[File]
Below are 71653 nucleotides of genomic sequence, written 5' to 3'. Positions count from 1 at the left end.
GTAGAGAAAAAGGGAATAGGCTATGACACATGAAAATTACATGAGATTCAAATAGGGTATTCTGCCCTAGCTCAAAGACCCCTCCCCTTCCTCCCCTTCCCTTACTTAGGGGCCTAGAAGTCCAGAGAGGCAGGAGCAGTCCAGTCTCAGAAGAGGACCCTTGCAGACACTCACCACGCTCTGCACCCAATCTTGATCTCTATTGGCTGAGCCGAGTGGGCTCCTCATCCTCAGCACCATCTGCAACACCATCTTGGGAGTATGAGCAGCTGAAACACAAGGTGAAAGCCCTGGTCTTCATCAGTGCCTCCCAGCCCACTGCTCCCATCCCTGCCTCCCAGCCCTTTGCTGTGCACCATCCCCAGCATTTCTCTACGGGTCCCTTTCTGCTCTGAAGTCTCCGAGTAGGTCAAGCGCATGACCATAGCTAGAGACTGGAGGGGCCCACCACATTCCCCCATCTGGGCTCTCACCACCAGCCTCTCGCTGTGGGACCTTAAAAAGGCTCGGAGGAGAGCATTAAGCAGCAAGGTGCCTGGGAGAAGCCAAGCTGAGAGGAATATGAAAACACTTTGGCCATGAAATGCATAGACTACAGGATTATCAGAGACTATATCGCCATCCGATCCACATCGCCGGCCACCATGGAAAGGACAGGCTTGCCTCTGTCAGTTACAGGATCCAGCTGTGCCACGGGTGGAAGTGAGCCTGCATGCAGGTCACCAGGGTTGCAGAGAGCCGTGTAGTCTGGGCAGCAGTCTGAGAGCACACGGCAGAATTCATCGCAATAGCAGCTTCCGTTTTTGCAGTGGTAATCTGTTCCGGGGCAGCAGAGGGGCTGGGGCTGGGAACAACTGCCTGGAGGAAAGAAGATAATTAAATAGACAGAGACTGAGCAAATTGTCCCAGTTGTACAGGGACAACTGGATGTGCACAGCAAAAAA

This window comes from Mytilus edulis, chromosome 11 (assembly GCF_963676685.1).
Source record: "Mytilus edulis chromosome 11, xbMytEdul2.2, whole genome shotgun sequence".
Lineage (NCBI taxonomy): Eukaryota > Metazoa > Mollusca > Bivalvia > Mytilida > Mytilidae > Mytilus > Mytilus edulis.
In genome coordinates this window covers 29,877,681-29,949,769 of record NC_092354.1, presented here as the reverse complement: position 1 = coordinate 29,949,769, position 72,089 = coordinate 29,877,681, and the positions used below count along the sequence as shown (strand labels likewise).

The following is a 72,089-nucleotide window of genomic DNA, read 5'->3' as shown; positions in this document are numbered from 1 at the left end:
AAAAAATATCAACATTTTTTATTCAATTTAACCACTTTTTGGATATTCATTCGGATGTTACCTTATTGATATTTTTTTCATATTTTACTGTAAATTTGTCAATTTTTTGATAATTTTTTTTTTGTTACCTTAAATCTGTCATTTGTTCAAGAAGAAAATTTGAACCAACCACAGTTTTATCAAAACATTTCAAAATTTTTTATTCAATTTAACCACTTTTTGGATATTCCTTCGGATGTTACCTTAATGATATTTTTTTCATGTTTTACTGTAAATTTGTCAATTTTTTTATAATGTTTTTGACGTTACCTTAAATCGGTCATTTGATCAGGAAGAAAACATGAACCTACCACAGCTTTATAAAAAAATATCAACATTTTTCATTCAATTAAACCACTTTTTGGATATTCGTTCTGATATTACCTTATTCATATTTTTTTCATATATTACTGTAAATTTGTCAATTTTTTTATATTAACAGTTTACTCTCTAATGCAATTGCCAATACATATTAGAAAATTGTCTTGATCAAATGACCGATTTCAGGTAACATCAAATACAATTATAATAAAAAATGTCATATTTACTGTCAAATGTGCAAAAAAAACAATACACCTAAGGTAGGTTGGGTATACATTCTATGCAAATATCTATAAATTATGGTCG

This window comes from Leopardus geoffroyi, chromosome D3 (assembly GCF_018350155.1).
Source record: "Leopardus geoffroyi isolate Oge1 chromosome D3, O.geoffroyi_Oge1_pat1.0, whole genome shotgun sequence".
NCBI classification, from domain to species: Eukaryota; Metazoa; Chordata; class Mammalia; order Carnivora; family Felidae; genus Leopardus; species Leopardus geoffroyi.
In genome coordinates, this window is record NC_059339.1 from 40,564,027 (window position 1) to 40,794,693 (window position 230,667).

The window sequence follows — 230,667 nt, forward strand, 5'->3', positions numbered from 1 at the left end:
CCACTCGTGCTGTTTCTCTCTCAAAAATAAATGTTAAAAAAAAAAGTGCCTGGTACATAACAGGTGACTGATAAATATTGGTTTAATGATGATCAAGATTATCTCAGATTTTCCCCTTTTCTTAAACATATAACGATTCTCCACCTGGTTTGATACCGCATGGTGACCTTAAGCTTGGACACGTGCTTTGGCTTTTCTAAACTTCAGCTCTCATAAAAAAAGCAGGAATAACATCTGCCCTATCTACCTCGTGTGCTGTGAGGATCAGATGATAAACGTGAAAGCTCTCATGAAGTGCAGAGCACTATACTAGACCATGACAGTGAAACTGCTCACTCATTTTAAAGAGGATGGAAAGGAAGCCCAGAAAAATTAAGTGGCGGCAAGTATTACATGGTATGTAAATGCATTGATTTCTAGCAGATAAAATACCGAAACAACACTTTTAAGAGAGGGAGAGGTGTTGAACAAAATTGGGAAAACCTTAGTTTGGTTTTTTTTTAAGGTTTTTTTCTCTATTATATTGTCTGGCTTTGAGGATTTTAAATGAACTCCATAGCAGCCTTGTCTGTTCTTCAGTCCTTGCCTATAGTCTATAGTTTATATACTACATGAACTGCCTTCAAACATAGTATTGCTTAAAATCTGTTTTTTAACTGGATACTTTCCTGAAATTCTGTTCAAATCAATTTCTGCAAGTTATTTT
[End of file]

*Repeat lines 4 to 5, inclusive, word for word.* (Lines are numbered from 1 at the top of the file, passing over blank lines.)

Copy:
Source record: "Mytilus edulis chromosome 11, xbMytEdul2.2, whole genome shotgun sequence".
Lineage (NCBI taxonomy): Eukaryota > Metazoa > Mollusca > Bivalvia > Mytilida > Mytilidae > Mytilus > Mytilus edulis.